How Regular Activity And Chiropractics Work To Improve Low Back Pain

It may sound like it makes more sense to lay off your feet and spend a lot of time resting in bed when recovering from an injury that causes acute or chronic lower back pain. It certainly makes sense to me. However, I recently read a post by Chiro Nexus that claims that the exact opposite is true – essentially, regular activity and movement can actually work in conjunction with your other treatment plans and methods to relieve pain and increase healing time from low back pain. Intrigued by this thought, I decided to read the full article to get a better understanding of this idea.

As long as you haven’t just received major surgery, researchers and doctors alike have started recommending regular activity and movement throughout the recovery process after sustaining low back pain. This doesn’t necessarily mean you should go out and run a marathon of course, but you shouldn’t feel the need to shy away from light cardio at the gym, taking a walk around your block, or maybe even playing a non-competitive game of tennis or badminton.

Since decreased mobility throughout the recovery process is very often linked to increased levels of depression and a longer healing time, do your best to remain active. Combined with regular chiropractic treatments, you should feel your back pain start to subside or become less intense. Your chiropractor can further advise you on how to stay active and mobile at home while healing from low back pain. The merging of these two alternative treatment methods can really help to improve the symptoms of pain and discomfort that are commonly associated with pain in the lower back area.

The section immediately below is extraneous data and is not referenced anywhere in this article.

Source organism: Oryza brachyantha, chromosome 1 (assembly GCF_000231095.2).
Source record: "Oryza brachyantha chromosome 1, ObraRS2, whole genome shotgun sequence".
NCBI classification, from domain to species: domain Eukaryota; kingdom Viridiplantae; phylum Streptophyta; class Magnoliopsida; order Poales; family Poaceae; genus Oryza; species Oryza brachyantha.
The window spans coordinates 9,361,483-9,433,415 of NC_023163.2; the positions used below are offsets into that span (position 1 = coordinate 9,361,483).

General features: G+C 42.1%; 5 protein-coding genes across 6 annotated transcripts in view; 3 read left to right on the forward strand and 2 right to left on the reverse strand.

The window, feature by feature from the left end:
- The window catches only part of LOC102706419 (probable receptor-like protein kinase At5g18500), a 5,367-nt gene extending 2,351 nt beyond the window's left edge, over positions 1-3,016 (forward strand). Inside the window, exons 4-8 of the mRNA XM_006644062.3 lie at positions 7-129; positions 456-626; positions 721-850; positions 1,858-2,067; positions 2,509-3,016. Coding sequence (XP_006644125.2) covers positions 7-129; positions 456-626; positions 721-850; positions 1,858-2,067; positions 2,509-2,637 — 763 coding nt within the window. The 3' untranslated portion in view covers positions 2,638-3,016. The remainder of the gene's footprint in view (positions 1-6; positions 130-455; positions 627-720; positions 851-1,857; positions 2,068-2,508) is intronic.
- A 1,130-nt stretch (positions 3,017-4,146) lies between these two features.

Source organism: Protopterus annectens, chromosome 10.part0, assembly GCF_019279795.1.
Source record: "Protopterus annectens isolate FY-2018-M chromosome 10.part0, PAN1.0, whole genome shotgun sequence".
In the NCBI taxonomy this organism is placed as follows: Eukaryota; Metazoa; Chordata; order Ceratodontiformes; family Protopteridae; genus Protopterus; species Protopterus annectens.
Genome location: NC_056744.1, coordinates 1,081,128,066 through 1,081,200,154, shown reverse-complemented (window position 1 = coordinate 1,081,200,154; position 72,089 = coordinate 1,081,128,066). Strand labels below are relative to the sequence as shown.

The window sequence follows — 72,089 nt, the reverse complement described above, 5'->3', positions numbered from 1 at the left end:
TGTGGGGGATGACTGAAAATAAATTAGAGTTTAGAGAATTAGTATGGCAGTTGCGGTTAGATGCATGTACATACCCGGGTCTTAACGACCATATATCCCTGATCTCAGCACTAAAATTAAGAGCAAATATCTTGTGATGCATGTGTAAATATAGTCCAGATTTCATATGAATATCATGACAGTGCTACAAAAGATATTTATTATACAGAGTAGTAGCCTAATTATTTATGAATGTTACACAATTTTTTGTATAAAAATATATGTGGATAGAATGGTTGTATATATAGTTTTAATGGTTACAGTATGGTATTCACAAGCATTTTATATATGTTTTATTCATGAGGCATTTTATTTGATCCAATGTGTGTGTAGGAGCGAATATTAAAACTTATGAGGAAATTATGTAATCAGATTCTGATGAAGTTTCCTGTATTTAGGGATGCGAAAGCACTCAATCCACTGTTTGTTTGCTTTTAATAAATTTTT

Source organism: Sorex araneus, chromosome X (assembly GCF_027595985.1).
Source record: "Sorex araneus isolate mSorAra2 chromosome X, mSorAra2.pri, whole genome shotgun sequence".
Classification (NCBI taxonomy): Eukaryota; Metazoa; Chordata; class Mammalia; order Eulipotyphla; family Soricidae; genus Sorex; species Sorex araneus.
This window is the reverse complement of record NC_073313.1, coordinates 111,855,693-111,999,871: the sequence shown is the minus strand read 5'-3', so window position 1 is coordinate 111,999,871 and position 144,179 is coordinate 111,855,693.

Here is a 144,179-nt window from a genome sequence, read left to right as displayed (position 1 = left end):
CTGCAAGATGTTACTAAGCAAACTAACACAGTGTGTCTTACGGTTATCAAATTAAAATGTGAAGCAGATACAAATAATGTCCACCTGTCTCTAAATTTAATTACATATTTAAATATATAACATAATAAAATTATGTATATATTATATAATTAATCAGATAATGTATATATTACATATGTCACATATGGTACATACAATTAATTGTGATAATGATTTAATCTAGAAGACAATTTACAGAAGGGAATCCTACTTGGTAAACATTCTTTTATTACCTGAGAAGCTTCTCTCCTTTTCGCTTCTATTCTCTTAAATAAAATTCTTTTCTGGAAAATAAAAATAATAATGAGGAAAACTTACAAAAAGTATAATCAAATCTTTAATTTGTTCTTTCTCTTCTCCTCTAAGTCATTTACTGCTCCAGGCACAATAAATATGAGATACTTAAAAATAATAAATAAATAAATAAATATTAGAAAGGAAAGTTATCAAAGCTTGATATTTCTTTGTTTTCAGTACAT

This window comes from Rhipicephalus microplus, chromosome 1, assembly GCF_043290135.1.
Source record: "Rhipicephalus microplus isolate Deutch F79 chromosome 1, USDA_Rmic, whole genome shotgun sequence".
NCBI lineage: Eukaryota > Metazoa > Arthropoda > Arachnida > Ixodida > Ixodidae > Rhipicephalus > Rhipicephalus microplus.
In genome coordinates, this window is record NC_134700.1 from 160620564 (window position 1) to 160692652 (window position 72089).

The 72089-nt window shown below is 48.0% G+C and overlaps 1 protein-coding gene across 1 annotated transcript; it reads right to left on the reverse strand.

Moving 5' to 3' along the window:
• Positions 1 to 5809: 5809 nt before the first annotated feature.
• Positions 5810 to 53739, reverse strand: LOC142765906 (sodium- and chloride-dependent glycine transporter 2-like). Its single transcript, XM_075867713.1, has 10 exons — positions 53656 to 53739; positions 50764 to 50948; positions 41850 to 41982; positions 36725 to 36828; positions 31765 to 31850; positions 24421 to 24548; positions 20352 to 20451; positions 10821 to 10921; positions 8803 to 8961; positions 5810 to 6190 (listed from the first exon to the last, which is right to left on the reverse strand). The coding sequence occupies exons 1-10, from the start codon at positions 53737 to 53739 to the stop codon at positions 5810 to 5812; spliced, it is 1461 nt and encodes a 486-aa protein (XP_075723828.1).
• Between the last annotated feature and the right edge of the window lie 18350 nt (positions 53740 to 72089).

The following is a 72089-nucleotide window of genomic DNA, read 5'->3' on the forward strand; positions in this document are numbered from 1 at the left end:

As I finished up reading this post, I was reminded of something I once learned in a yoga class I took. There’s a very helpful thought process related to alternative healthcare that views the body as being similar to a door. If a door is used often, and is kept updated and maintained on a regular basis, it will more than likely always be functioning to the best of its ability. However, a door that is used very little or even hardly at all tends to develop rust and become creaky and difficult to maneuver. In the same manner that a door should be used often for optimum functioning capability, so too should the body experience mobility and activity on a regular basis. 

Used under Creative Commons Licensing courtesy of joshjdss

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